Unprecedented Joint Trial for Nortel
Nortel, the defunct Canadian multinational that achieved iconic status for its cutting-edge technology, is now poised to make its mark on the legal world. Early in 2014, teams of lawyers representing Canadian, US and European creditors will square off in an unprecedented cross-border joint trial aimed at allocating Nortel's remaining assets. Justice Geoffrey Morawetz of the Ontario Superior Court of Justice and Judge Kevin Gross of the US Bankruptcy Court for the District of Delaware will preside over the trial.
"You'll have two courts with independent jurisdiction that will hear the common evidence simultaneously and have to arrive at independent decisions on that evidence," says Mark Zigler of Toronto's Koskie Minsky LLP, who represents the Canadian Creditors Committee. "That's never been done before."
There's a great deal at stake. Following the surprisingly successful sale of Nortel's intellectual property, the company and its subsidiaries were left with approximately US$9 billion, which is now being held in an escrow account. The difficulty is that there is $12 billion in outstanding claims: Canadian creditors seek $4.5 billion, the Americans are looking for $3 billion, and the Europeans are claiming up to $10 billion.
Three failed mediations (two with the same mediator) are an indication of just how entrenched the parties are in their positions and how hard this case will be fought. As if the complexity of the substantive and procedural issues did not make the trial daunting enough, the clash of law, advocacy styles and culture suggest that only disciplined and firm judicial oversight will avoid chaos.
At a recent joint hearing intended to produce a discovery plan, the difficulties were manifest. US pleadings, for example, routinely include references to the law and legal argument, while Canadian pleadings tend to stick to the facts. Canadian lawyers are accustomed to amending their pleadings with regularity and often a minimum of fuss, while Americans take a more aggressive approach in opposing changes. "So your first shot at the pleadings had better be your best shot," says one lawyer close to the case.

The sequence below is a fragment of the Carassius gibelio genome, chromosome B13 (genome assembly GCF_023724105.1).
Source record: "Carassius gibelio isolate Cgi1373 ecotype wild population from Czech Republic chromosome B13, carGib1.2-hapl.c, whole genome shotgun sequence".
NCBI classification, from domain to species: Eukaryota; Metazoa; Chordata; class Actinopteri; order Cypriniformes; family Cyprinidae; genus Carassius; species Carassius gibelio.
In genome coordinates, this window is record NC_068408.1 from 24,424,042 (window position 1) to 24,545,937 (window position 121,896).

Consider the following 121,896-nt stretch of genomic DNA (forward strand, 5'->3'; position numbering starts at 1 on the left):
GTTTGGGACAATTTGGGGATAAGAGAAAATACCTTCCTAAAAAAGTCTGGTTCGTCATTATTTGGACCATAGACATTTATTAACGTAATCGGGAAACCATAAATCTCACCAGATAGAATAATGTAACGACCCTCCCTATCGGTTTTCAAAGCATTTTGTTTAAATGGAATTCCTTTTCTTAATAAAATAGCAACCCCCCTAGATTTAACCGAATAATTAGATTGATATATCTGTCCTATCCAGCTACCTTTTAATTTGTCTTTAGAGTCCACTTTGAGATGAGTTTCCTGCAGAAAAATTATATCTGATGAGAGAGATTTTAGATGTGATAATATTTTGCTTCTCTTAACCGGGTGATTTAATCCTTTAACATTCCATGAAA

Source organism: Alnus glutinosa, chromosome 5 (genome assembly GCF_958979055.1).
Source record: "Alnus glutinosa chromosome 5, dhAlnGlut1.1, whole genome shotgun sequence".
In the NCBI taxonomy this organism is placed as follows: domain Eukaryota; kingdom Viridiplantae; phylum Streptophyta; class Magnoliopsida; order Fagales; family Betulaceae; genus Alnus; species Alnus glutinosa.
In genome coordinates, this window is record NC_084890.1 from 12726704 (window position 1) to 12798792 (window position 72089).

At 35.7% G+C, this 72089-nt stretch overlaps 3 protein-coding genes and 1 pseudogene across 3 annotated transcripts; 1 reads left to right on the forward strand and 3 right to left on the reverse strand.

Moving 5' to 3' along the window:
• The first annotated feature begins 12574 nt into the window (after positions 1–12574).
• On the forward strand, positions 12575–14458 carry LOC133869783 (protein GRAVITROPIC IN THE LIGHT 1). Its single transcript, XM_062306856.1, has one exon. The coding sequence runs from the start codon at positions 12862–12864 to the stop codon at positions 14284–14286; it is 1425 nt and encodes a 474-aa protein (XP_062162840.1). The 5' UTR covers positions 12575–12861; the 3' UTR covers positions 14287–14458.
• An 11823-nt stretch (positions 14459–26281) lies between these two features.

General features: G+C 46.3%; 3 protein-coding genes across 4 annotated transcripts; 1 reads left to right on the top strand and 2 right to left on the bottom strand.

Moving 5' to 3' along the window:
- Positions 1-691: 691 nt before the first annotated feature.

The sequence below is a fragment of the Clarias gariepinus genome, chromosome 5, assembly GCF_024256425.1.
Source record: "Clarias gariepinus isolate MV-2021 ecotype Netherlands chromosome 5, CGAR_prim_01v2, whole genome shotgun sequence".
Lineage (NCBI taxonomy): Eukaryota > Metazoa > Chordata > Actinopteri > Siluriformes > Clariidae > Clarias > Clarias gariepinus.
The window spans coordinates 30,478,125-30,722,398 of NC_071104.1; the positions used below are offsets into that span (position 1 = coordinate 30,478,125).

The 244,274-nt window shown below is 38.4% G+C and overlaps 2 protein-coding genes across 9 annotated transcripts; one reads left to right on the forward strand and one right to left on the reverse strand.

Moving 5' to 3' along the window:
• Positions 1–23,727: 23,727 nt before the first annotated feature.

There are also significant issues around what needs to be disclosed on discovery because the approaches are so different. American practice, for example, includes depositions from third parties and witnesses, a practice that is the exception rather than the rule in Canada. "But the differences in pleading and discovery rules are only the beginning," Zigler says. "When we get to trial, someone's going to have to rule on the admissibility of evidence, and since each judge is, in theory at least, making independent decisions, the two courts could come up with conflicting rulings."
The clash of culture isn't just legal in nature. The parties have yet to file their initial pleadings, but preliminary indications are that national pride will be an integral component of the arguments advanced on the merits. The Canadians are expected to rely on a legal doctrine known as "substantive consolidation," an equitable remedy that consolidates the assets of all the companies involved, wherever located, and without regard to intra-corporate relationships. Counsel are expected to emphasize that Nortel was a true Canadian success story, the entity that funded the R&D behind the patents, which generated $4.5 billion of the $9 billion in play.
The Americans will likely hone in on the fact that Nortel generated most of its revenue in the US. "The Americans are internally focused and both they and the Europeans have a bit of a nose-up, 'it's just Canada' attitude, that is reflective of their cultures," says one lawyer familiar with the case. For their part, the Europeans are also expected to focus on North American corporate wrongdoing. "There's even been talk regarding allegations of shadow directors out to exploit Europe," one observer says.
Still, counsel on the case remain hopeful. "There's no doubt that this case has unique aspects and challenges, but they will be overcome by coordination between the two jurisdictions and the application of the various cross-border protocols governing the case," says Benjamin Zarnett of Toronto's Goodmans LLP, who represents the monitor, Ernst & Young.
Julius Melnitzer is a legal-affairs writer and regular contributor to Lexpert.